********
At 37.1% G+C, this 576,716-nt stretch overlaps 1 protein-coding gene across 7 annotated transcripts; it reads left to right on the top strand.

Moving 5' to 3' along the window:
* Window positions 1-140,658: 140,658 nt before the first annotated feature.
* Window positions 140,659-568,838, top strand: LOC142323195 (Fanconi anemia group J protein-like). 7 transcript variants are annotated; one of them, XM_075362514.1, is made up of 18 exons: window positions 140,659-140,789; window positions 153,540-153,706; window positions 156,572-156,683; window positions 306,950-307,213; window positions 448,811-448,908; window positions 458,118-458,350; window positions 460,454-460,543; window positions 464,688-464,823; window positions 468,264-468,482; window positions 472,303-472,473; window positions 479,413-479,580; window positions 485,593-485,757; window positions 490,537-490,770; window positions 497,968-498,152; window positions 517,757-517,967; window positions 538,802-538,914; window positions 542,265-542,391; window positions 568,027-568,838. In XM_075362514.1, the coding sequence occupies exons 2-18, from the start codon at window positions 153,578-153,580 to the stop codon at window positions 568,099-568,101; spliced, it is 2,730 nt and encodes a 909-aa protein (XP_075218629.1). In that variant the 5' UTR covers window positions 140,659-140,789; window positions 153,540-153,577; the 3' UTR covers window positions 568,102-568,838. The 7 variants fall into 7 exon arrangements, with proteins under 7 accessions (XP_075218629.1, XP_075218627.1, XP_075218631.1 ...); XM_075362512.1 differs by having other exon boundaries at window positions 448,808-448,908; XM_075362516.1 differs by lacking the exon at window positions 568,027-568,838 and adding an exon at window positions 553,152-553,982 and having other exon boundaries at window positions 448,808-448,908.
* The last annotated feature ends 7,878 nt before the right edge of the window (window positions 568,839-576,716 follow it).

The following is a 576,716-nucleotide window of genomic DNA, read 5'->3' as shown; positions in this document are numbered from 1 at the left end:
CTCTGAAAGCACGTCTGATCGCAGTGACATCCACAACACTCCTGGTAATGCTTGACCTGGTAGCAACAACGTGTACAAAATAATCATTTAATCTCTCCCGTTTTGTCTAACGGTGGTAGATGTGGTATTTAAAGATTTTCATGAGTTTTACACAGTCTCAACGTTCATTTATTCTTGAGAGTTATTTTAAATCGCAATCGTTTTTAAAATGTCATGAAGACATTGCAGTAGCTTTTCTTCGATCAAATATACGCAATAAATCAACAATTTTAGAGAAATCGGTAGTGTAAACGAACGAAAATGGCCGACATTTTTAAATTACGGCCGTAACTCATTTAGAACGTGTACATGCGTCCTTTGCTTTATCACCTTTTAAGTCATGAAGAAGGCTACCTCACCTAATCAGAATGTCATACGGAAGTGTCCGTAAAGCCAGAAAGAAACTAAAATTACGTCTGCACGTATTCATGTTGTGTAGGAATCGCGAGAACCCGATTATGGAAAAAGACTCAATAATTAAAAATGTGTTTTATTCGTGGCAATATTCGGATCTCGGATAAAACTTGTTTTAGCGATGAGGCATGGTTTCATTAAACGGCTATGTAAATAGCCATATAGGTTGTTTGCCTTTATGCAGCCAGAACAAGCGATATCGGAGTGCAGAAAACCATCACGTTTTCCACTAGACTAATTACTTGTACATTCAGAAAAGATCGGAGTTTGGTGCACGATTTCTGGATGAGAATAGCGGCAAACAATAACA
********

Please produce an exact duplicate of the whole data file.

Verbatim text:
At 37.1% G+C, this 576,716-nt stretch overlaps 1 protein-coding gene across 7 annotated transcripts; it reads left to right on the top strand.

Moving 5' to 3' along the window:
* Window positions 1-140,658: 140,658 nt before the first annotated feature.
* Window positions 140,659-568,838, top strand: LOC142323195 (Fanconi anemia group J protein-like). 7 transcript variants are annotated; one of them, XM_075362514.1, is made up of 18 exons: window positions 140,659-140,789; window positions 153,540-153,706; window positions 156,572-156,683; window positions 306,950-307,213; window positions 448,811-448,908; window positions 458,118-458,350; window positions 460,454-460,543; window positions 464,688-464,823; window positions 468,264-468,482; window positions 472,303-472,473; window positions 479,413-479,580; window positions 485,593-485,757; window positions 490,537-490,770; window positions 497,968-498,152; window positions 517,757-517,967; window positions 538,802-538,914; window positions 542,265-542,391; window positions 568,027-568,838. In XM_075362514.1, the coding sequence occupies exons 2-18, from the start codon at window positions 153,578-153,580 to the stop codon at window positions 568,099-568,101; spliced, it is 2,730 nt and encodes a 909-aa protein (XP_075218629.1). In that variant the 5' UTR covers window positions 140,659-140,789; window positions 153,540-153,577; the 3' UTR covers window positions 568,102-568,838. The 7 variants fall into 7 exon arrangements, with proteins under 7 accessions (XP_075218629.1, XP_075218627.1, XP_075218631.1 ...); XM_075362512.1 differs by having other exon boundaries at window positions 448,808-448,908; XM_075362516.1 differs by lacking the exon at window positions 568,027-568,838 and adding an exon at window positions 553,152-553,982 and having other exon boundaries at window positions 448,808-448,908.
* The last annotated feature ends 7,878 nt before the right edge of the window (window positions 568,839-576,716 follow it).

The following is a 576,716-nucleotide window of genomic DNA, read 5'->3' as shown; positions in this document are numbered from 1 at the left end:
CTCTGAAAGCACGTCTGATCGCAGTGACATCCACAACACTCCTGGTAATGCTTGACCTGGTAGCAACAACGTGTACAAAATAATCATTTAATCTCTCCCGTTTTGTCTAACGGTGGTAGATGTGGTATTTAAAGATTTTCATGAGTTTTACACAGTCTCAACGTTCATTTATTCTTGAGAGTTATTTTAAATCGCAATCGTTTTTAAAATGTCATGAAGACATTGCAGTAGCTTTTCTTCGATCAAATATACGCAATAAATCAACAATTTTAGAGAAATCGGTAGTGTAAACGAACGAAAATGGCCGACATTTTTAAATTACGGCCGTAACTCATTTAGAACGTGTACATGCGTCCTTTGCTTTATCACCTTTTAAGTCATGAAGAAGGCTACCTCACCTAATCAGAATGTCATACGGAAGTGTCCGTAAAGCCAGAAAGAAACTAAAATTACGTCTGCACGTATTCATGTTGTGTAGGAATCGCGAGAACCCGATTATGGAAAAAGACTCAATAATTAAAAATGTGTTTTATTCGTGGCAATATTCGGATCTCGGATAAAACTTGTTTTAGCGATGAGGCATGGTTTCATTAAACGGCTATGTAAATAGCCATATAGGTTGTTTGCCTTTATGCAGCCAGAACAAGCGATATCGGAGTGCAGAAAACCATCACGTTTTCCACTAGACTAATTACTTGTACATTCAGAAAAGATCGGAGTTTGGTGCACGATTTCTGGATGAGAATAGCGGCAAACAATAACA